A perspective on best kept secrets.
Tony Magliano writes
The Catholic church has a very big secret. It is so powerful, challenging and relevant that if every bishop, priest, deacon, religious and layperson was committed to communicating and implementing this secret, it would turn society upside-down and literally transform the world.
However, revealing its contents and tirelessly urging the full application of its message would surely cause great controversy. The church would come under fierce attack from both conservatives and liberals for being naïve and acting outside acceptable ecclesial boundaries.
Therefore, most Catholics have opted to tread lightly, sadly guaranteeing that Catholic social teaching will remain our best-kept secret.
From time to time, a passing reference is made to Catholic social teaching, but these token efforts are too weak and too infrequent to make much difference for the unborn, poor and war-torn of our world.
This is the subject for Fr. Robert Maloney’s fifth chapter of his challenging book A New Century Dawns: Hopes for the Vincentian Family.
Our knowledge of basics
He begins with a little test.
How many of us can name
- the ten commandments?
- the eight beatitudes?
- the three theological virtues?
- the four cardinal virtues?
- the seven corporal works of mercy?
- the seven sacraments?
- the seven capital sins?
However many of us can get these basics, it will be far less than the number who can name the ten foundational principles of the Catholic Church’s social teaching.
A challenge for Vincentians
How many can name ten social principles that are “an essential part of Catholic faith”?
Strangely, this question receives a befuddled response from almost any group of Catholics to whom I address it. Yet the Church has been proclaiming her social doctrine eloquently and repeatedly over the last 125 years. Years ago, in expressing my hopes for the Congregation of the Mission, I raised a question: “Do (those) whom we train come to sense that Vincentians are ‘experts’ in the social teaching of the Church?” I also offered a paralel chalenge to the Daughters of Charity: “I encourage you to make the social teaching of the Church an integral part of the formation of the members of the Company.”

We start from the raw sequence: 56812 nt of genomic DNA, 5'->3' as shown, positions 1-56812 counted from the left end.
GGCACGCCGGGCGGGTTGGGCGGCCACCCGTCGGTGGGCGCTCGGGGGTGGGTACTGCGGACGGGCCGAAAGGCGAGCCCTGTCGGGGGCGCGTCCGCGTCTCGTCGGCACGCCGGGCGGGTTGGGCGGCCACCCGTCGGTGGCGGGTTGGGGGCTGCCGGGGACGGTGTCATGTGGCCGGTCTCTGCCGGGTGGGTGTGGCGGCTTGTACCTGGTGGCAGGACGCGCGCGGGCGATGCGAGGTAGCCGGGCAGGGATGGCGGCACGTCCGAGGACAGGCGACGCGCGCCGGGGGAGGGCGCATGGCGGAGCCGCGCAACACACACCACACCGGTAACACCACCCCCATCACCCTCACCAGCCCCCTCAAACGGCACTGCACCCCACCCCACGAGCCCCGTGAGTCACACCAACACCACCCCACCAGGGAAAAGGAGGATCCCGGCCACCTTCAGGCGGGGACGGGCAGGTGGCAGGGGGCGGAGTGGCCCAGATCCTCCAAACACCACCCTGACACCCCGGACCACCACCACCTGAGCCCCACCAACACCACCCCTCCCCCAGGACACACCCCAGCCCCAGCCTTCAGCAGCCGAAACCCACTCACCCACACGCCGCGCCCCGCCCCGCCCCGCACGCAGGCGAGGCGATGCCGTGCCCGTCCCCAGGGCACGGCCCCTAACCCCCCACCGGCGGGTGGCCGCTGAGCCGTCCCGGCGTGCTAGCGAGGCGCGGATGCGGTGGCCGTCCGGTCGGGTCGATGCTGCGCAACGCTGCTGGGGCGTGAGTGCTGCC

But the truth is, as one bishops’ conference has stated, too many Catholics are not familiar with the social teaching of the Church. The bishops added; Many Catholics do not adequately understand that the social teaching of the Church is an essential part of Catholic faith.
This chapter views the ten essential principles of Caatholic Social Teaching. But more significantly it chllenages Vincentians to dedicate more time and energy to breaking the silence and communicating the implications of the “good news”
I want to encourage al the members of our Vincentian Family to communicate the Church’s social teaching to others. This teaching should be very important for us who live in the Vincentian tradition. The Church’s preferential option for the poor flows from it. The poor wil surely benefit to the extent that we, and others, are deeply rooted in this “essential part of Catholic faith.
He goes on to offer a rapid series of concrete suggestions about how we might “use” these principles in our ministry for and with those on the margins.
- How did I do on his initial test?
- How did I do on naming the 10 essential teaching of the church?
- What can I do to understand this best-kept secret … and let others in on the secret?
I hope you are stimulated to buy, read and encourage others to read A New Century Dawns: Hopes for the Vincentian Family
Fr. Robert Maloney -Catalog #2017 $10.00